Academy Securities Geopolitical Research Series: Today we are providing analysis by Major General James A. “Spider” Marks (Ret.) on the expansion of the Chinese military presence in the Spratly Island archipelago in the South China Sea. Major General Marks is a member of The Advisory Board at Academy Securities and a CNN national security and military analyst.
Before our commitment to the “Great War” in Europe, the United States purchased the Danish West Indies (today known as the U.S. Virgin Islands) from Demark in 1916. German submarines had been freely patrolling the transatlantic shipping lines and declared the north Atlantic a war zone, sinking the British liner Lusitania on May 7, 1915 and killing over a thousand passengers. Additional Atlantic bases would have strengthened Germany’s hand, violated the Monroe Doctrine, and created an untenable position for the U.S.A.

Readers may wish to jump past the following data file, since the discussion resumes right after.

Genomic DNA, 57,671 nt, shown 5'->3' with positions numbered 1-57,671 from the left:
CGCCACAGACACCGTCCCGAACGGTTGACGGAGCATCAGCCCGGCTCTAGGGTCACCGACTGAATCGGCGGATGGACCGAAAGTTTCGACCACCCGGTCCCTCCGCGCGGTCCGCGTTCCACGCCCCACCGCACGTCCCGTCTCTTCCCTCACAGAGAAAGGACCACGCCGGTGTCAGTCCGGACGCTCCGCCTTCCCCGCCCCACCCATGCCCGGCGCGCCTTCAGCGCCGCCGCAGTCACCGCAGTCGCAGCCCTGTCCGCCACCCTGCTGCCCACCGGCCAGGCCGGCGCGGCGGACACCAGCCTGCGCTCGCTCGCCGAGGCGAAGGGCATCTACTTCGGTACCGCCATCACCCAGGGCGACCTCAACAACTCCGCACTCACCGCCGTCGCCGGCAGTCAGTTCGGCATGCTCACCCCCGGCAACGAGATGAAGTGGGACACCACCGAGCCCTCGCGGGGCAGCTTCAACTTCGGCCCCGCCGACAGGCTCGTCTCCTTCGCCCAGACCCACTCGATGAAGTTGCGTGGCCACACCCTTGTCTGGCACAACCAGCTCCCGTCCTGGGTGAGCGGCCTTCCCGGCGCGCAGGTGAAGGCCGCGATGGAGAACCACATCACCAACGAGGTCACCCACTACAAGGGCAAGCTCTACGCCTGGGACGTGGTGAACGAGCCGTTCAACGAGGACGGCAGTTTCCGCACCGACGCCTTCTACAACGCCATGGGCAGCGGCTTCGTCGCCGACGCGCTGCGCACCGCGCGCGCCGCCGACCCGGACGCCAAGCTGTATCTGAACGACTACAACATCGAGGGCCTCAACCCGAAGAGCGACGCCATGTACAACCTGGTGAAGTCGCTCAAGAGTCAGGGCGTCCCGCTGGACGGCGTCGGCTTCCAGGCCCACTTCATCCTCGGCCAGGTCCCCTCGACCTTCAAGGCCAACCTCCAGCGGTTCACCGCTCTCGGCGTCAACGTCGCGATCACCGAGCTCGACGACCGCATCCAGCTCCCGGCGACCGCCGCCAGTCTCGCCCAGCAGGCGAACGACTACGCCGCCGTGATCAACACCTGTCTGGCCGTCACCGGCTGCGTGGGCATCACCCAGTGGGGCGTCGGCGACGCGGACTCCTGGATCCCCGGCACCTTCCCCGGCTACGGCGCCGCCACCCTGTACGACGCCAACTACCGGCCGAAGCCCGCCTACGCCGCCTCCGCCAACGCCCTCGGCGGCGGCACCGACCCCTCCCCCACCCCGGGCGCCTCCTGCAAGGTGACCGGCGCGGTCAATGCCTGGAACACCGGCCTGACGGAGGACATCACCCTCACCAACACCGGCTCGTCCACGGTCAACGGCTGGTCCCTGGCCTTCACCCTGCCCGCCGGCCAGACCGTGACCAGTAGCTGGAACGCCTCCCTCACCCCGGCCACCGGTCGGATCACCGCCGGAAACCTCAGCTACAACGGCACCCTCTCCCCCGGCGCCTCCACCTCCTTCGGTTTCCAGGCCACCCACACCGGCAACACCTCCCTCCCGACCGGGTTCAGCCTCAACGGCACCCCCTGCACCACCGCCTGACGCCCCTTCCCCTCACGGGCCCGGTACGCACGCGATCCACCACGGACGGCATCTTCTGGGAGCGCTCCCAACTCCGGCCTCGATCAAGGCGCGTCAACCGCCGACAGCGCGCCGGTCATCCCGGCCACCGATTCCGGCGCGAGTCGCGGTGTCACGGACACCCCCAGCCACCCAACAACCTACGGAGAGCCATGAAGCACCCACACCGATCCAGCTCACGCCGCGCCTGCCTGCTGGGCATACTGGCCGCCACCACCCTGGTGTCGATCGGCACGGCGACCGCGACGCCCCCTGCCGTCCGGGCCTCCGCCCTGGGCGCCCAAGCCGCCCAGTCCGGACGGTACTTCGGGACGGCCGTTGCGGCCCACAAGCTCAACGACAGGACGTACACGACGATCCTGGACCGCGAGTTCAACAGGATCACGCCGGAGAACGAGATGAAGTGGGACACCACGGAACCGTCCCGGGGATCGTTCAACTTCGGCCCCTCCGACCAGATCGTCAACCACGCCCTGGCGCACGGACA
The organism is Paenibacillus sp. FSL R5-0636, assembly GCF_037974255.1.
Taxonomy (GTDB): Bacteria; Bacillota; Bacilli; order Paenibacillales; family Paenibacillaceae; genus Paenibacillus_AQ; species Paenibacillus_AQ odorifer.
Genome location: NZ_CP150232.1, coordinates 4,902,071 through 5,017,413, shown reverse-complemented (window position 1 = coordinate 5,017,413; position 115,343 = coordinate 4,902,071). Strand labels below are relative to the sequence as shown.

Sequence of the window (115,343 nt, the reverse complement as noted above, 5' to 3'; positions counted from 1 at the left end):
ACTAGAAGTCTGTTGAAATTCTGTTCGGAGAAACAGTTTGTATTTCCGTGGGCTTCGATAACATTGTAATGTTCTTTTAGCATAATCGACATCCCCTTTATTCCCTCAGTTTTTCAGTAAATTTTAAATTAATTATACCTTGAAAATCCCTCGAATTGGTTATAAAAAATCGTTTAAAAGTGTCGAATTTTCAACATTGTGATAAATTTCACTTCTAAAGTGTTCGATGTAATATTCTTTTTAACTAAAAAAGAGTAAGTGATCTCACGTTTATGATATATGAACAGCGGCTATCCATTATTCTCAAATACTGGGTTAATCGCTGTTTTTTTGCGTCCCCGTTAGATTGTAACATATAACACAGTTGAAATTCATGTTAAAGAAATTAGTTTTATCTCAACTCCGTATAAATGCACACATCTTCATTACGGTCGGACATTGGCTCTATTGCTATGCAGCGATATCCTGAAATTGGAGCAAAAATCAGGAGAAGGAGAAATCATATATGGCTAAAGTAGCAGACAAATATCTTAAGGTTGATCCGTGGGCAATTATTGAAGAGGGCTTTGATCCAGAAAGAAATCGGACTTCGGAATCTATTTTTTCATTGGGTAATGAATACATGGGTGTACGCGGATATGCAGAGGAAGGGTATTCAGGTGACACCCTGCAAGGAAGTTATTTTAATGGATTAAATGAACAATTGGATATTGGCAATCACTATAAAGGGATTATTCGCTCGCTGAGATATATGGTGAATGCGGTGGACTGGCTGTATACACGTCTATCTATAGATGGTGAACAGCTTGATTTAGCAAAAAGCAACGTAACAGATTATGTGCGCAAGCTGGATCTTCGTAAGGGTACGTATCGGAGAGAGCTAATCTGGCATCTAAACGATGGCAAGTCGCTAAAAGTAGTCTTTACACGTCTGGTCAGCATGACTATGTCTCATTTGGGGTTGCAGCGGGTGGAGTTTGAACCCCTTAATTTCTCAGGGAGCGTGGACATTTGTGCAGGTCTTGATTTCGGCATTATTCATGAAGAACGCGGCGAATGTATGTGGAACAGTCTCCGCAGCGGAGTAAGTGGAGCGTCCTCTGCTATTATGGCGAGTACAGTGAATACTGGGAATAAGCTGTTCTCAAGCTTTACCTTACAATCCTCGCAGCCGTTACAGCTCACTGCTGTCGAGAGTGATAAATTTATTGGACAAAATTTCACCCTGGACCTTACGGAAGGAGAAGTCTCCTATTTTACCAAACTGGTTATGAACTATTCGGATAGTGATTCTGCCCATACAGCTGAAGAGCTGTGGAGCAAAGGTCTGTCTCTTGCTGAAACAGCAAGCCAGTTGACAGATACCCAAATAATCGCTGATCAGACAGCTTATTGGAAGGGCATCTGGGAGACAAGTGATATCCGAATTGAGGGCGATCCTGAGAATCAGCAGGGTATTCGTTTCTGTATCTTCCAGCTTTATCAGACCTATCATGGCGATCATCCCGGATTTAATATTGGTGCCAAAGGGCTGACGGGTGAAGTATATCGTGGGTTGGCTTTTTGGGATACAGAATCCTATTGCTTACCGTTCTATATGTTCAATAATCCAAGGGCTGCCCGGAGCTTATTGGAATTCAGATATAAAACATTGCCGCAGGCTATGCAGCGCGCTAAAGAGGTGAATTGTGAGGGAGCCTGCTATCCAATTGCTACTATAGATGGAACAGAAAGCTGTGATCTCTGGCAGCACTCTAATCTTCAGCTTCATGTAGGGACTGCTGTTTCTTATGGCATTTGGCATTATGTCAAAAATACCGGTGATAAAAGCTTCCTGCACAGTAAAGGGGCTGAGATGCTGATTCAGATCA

At the time, Germany was a powerful “blue water navy” with global reach, capable of operating beyond its territorial waters. With the attack on the Lusitania, Germany had already demonstrated its willingness and capacity to exercise their influence against commercial ocean traffic. Albeit overtly aggressive and illegal, Germany had seized the strategic momentum.
Establishing a German submarine base in the Virgin Islands was a real option and hugely threatening to the United States. Germany would have been able to expand its submarine campaign against all ocean traffic in the Atlantic and attack America’s burgeoning war efforts as well as its ongoing commercial trade.